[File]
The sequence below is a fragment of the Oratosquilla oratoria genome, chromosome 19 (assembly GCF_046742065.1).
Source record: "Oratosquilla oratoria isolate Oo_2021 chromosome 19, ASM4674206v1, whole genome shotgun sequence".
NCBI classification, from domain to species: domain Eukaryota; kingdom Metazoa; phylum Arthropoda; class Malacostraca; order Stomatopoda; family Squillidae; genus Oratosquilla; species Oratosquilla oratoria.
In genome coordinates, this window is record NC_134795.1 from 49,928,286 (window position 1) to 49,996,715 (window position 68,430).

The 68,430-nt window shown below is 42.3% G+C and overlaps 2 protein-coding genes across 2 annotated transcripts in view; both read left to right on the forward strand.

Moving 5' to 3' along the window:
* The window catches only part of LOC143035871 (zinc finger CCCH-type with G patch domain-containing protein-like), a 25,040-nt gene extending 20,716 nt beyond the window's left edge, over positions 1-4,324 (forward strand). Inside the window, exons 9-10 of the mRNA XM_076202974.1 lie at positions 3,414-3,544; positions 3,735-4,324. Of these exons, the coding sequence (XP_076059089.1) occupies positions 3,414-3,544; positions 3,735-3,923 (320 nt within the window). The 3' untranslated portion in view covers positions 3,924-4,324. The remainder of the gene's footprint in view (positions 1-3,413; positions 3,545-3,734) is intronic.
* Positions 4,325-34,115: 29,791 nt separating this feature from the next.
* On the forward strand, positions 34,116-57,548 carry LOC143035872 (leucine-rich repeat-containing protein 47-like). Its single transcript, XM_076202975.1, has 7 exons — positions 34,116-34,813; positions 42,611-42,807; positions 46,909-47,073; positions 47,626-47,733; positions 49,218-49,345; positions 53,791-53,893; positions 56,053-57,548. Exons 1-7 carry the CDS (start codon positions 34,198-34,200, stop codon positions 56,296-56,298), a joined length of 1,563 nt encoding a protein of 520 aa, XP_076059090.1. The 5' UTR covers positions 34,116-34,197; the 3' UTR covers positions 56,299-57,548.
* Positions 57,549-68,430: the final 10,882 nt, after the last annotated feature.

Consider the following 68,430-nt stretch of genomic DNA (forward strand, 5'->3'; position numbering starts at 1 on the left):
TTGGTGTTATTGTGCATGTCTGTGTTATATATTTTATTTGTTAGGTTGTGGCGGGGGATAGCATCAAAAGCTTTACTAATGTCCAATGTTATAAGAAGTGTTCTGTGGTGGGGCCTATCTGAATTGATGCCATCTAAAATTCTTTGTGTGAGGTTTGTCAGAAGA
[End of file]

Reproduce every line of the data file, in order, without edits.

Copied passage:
The sequence below is a fragment of the Oratosquilla oratoria genome, chromosome 19 (assembly GCF_046742065.1).
Source record: "Oratosquilla oratoria isolate Oo_2021 chromosome 19, ASM4674206v1, whole genome shotgun sequence".
NCBI classification, from domain to species: domain Eukaryota; kingdom Metazoa; phylum Arthropoda; class Malacostraca; order Stomatopoda; family Squillidae; genus Oratosquilla; species Oratosquilla oratoria.
In genome coordinates, this window is record NC_134795.1 from 49,928,286 (window position 1) to 49,996,715 (window position 68,430).

The 68,430-nt window shown below is 42.3% G+C and overlaps 2 protein-coding genes across 2 annotated transcripts in view; both read left to right on the forward strand.

Moving 5' to 3' along the window:
* The window catches only part of LOC143035871 (zinc finger CCCH-type with G patch domain-containing protein-like), a 25,040-nt gene extending 20,716 nt beyond the window's left edge, over positions 1-4,324 (forward strand). Inside the window, exons 9-10 of the mRNA XM_076202974.1 lie at positions 3,414-3,544; positions 3,735-4,324. Of these exons, the coding sequence (XP_076059089.1) occupies positions 3,414-3,544; positions 3,735-3,923 (320 nt within the window). The 3' untranslated portion in view covers positions 3,924-4,324. The remainder of the gene's footprint in view (positions 1-3,413; positions 3,545-3,734) is intronic.
* Positions 4,325-34,115: 29,791 nt separating this feature from the next.
* On the forward strand, positions 34,116-57,548 carry LOC143035872 (leucine-rich repeat-containing protein 47-like). Its single transcript, XM_076202975.1, has 7 exons — positions 34,116-34,813; positions 42,611-42,807; positions 46,909-47,073; positions 47,626-47,733; positions 49,218-49,345; positions 53,791-53,893; positions 56,053-57,548. Exons 1-7 carry the CDS (start codon positions 34,198-34,200, stop codon positions 56,296-56,298), a joined length of 1,563 nt encoding a protein of 520 aa, XP_076059090.1. The 5' UTR covers positions 34,116-34,197; the 3' UTR covers positions 56,299-57,548.
* Positions 57,549-68,430: the final 10,882 nt, after the last annotated feature.

Consider the following 68,430-nt stretch of genomic DNA (forward strand, 5'->3'; position numbering starts at 1 on the left):
TTGGTGTTATTGTGCATGTCTGTGTTATATATTTTATTTGTTAGGTTGTGGCGGGGGATAGCATCAAAAGCTTTACTAATGTCCAATGTTATAAGAAGTGTTCTGTGGTGGGGCCTATCTGAATTGATGCCATCTAAAATTCTTTGTGTGAGGTTTGTCAGAAGA